Tell us about the last book(s) and/or poem(s) that stood out to you and why.
Franny Choi’s Soft Science is an absolute knockout. Read it for yourself.
What are some books or poems you’ve been meaning to read for years and still haven’t gotten to?
Describe your reading process. Do you read one book at a time, cover to cover, or dip in and out of multiple books? Do you plan out your reading in advance or discover your next read at random? Do you prefer physical books or digital texts? Are you a note-taker?
My reading process is pretty erratic. I pick books up, put them down, come back to them years later, or abandon them altogether. I’d like to think I plan out my reading in advance, but I don’t. Some of my favorite works have been discovered at random. I wouldn’t describe myself as a “note-taker,” but I’m constantly writing things down while reading, regardless of whether those things are related or not. I don’t write in my books—and yes, always, physical books.
What’s one thing you’d like to try in a poem or sequence of poems that you haven’t tried before?
Long (like, really long) forms.
Where are some places you like to read and write (besides home, assuming you like to be there)?
I usually like to write in places I’m not supposed to—while I’m at work, in bed or watching TV. I write while I’m in transit, whether it’s on the subway, bus or the train ride up to Westchester where I teach. There’s something about being untethered to a specific location that I like. With reading, however, I could do that anywhere.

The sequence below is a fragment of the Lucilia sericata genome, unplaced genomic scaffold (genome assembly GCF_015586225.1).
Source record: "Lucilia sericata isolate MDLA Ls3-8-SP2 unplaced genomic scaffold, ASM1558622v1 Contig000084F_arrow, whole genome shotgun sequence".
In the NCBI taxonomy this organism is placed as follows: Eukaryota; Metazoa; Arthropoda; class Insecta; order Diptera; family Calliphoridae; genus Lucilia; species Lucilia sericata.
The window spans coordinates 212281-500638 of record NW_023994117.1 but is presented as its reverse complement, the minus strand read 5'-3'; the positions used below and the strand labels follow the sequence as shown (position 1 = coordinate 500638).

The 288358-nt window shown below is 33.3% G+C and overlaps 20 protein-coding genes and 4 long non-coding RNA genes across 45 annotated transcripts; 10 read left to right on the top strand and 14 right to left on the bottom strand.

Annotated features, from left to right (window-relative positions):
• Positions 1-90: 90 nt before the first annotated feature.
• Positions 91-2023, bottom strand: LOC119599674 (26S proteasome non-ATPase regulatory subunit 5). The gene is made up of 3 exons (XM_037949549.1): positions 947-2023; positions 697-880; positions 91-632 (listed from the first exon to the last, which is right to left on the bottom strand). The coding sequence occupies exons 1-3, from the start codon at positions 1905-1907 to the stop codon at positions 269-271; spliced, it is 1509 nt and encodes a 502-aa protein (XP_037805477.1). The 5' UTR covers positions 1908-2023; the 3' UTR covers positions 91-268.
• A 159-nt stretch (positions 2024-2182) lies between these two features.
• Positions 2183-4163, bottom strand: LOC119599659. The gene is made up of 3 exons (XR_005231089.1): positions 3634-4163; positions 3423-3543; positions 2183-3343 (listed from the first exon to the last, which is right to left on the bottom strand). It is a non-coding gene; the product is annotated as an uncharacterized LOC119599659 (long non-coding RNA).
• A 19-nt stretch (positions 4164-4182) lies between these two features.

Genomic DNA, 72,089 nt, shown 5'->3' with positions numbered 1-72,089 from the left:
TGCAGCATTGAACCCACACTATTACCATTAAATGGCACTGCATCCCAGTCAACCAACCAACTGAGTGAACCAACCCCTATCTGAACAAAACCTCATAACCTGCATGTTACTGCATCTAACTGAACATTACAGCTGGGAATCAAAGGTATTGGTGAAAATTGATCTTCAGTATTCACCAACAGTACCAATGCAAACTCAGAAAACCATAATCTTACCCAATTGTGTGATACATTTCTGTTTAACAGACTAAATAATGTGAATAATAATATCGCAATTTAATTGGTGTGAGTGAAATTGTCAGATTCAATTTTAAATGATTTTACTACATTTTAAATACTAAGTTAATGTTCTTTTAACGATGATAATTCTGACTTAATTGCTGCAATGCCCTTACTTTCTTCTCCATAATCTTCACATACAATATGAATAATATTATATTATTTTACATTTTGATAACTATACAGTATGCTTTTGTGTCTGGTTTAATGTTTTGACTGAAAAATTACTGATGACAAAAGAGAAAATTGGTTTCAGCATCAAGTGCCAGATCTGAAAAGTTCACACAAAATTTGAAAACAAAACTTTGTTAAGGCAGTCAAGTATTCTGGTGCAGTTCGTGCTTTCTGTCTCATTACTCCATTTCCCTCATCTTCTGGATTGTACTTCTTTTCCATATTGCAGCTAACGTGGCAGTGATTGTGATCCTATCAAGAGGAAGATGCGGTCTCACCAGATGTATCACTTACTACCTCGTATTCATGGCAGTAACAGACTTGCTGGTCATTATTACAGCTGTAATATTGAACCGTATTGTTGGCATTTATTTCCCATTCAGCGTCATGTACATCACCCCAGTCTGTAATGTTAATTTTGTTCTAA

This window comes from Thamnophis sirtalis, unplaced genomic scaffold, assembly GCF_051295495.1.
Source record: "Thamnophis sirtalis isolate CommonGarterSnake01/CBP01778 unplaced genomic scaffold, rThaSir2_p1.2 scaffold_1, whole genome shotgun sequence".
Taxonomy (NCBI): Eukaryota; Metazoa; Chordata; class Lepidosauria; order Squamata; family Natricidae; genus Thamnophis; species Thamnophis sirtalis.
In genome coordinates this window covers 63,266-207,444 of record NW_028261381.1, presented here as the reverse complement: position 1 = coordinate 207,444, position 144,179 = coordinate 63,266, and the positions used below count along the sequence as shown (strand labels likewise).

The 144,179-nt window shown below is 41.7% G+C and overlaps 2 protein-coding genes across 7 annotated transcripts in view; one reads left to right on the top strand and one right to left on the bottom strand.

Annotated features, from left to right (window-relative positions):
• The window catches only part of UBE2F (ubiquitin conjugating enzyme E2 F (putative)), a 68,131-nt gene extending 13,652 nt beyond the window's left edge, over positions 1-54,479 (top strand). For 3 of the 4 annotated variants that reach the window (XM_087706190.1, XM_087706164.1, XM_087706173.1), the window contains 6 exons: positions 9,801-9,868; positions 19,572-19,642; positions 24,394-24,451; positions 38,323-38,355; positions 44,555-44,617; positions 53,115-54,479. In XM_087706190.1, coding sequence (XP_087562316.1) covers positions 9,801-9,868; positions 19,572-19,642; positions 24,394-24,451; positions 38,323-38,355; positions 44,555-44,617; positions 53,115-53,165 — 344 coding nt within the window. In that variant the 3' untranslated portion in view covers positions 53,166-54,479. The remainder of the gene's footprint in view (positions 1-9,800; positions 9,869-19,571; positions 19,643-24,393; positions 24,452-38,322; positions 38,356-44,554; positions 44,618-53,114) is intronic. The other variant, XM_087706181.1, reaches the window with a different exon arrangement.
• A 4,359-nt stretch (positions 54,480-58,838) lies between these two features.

What are some Brooklyn spaces you love? Why?
There are so many! BAM, the Morbid Anatomy Museum, Domino Park, Green-Wood Cemetery, my best friend Taryn’s backyard in Williamsburg—these are just a few. I love them because they are places I always want to return to.
Fill in the blanks in these lines by Whitman:
I celebrate locked rooms that lead to another.
And what I did to map out my life, a net of white flowers
to show where you stood in the kitchen.
There’s a story for every moon carved into me,
as good and as valued as the light that’s fallen out of you.
Because it has to be.